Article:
The Importance of Writing for Translation

Affordable internet access and the expansion of the global market for technology products to previously untapped regions has increased revenue opportunities for technology companies of all sizes. Localization vendors and translators support the technology industry from prototype to release, ensuring products are compatible with the language and culture of target markets. However, many products are released internationally with inadequately translated documentation.

Writers and translators need to move beyond verbatim copies of the source text to consider aspects of context, power distance, the use of visuals, and other factors. Furthermore, writers should follow strict writing guidelines that assist accurate machine translation and allow for easy conversion into the target language. After translation, substantial post-editing is required that reflects the linguistic conventions of the target culture. Only then can a user guide be truly considered “user friendly.”

Consider the localization and translation issues that surface when translating product user guides for a Spanish-speaking, Hispanic-American audience. Spanish is the primary language spoken at home by over 35.5 million people aged five or older,[1] and Hispanic and Latin Americans comprised 50.5 million or 16.3% of the American population in 2010.[2]Coupled with an ever-expanding market of Spanish speaking customers in South and Central America, there is a crucial need to include Spanish-translated user guides with products released in the United States.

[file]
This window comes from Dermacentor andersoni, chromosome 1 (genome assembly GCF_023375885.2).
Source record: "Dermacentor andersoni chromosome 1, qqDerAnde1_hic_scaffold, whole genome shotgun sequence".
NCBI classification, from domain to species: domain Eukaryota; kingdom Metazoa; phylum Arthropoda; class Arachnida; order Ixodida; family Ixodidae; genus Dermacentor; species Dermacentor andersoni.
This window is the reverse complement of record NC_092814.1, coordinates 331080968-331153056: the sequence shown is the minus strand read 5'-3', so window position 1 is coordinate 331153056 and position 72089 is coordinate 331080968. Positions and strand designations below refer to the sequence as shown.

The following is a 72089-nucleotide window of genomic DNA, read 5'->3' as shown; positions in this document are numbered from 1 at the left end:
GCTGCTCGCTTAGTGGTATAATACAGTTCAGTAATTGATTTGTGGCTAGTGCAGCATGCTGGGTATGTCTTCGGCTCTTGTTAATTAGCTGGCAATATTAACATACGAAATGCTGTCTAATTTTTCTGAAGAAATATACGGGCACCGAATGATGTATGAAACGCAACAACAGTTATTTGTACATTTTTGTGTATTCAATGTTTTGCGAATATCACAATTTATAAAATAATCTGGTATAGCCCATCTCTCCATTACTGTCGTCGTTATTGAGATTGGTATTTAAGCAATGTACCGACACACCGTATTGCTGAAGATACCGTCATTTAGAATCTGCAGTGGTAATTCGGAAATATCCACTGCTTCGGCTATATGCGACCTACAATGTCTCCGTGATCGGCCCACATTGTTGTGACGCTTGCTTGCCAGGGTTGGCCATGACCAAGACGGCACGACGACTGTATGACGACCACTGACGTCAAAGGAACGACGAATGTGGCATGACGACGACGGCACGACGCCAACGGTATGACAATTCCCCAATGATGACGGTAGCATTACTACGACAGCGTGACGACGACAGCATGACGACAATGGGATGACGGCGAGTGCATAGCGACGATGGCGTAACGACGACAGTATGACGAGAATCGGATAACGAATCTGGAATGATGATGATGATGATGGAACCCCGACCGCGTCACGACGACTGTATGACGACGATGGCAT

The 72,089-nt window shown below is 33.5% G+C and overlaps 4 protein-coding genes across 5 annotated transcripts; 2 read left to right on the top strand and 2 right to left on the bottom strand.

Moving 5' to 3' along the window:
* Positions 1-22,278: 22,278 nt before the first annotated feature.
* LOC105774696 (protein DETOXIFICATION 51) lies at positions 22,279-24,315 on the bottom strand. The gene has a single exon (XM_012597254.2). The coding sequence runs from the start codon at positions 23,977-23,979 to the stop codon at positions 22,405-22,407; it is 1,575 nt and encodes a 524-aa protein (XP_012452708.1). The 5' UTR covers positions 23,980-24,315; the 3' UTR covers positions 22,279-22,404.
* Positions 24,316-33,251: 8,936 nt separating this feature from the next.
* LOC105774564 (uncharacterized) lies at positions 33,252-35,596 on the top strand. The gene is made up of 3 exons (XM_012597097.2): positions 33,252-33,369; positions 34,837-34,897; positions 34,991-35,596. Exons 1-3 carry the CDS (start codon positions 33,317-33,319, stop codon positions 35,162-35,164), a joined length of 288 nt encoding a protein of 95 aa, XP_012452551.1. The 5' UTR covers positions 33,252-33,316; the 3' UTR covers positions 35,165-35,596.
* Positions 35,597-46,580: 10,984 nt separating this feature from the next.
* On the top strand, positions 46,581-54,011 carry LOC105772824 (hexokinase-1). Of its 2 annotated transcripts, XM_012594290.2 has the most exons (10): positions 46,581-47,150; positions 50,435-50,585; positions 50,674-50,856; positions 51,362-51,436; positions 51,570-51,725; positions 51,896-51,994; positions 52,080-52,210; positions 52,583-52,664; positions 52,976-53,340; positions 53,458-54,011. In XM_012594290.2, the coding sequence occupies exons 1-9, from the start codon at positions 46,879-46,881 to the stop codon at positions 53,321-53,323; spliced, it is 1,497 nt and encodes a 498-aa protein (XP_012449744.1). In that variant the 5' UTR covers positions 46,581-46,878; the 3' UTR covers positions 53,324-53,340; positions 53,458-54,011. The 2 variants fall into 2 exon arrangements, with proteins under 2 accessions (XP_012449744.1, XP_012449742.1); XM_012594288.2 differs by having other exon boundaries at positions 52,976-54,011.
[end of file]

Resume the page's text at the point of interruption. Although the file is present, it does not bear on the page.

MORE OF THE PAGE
Much like their neighbour to the north, the population of the United States increasingly reflects a linguistic divide that must be accommodated. Technical communicators must continue to bear in mind the culture of their diverse audiences by following writing guidelines and best practices for efficient translation. Moreover, optimizing machine translation and translation post-editing are not just luxuries for wealthy transnational corporations; they are essential tools. The demand for translation technologies and localization experts will continue to expand as our world becomes increasingly connected.

 


[1] Wikipedia contributors, “Spanish Language in the United States,” Wikipedia, The Free Encyclopedia, http://en.wikipedia.org/wiki/Spanish_language_in_the_United_States (accessed November 29, 2011).

[2] Wikipedia contributors, “Demographics of the United States,” Wikipedia, The Free Encyclopedia, http://en.wikipedia.org/wiki/Demographics_of_the_United_States (accessed November 29, 2011).

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About paulkhillier

I am technical writer with a wealth of experience in education and design. Currently, I am furthering my advanced knowledge by studying Technical Communication at Seneca College in Toronto. Producing effective, readable documents is my passion, and I take pride in producing quality work.

Posted on December 9, 2011, in Opinion, Technical Communication. Bookmark the permalink. Leave a comment.

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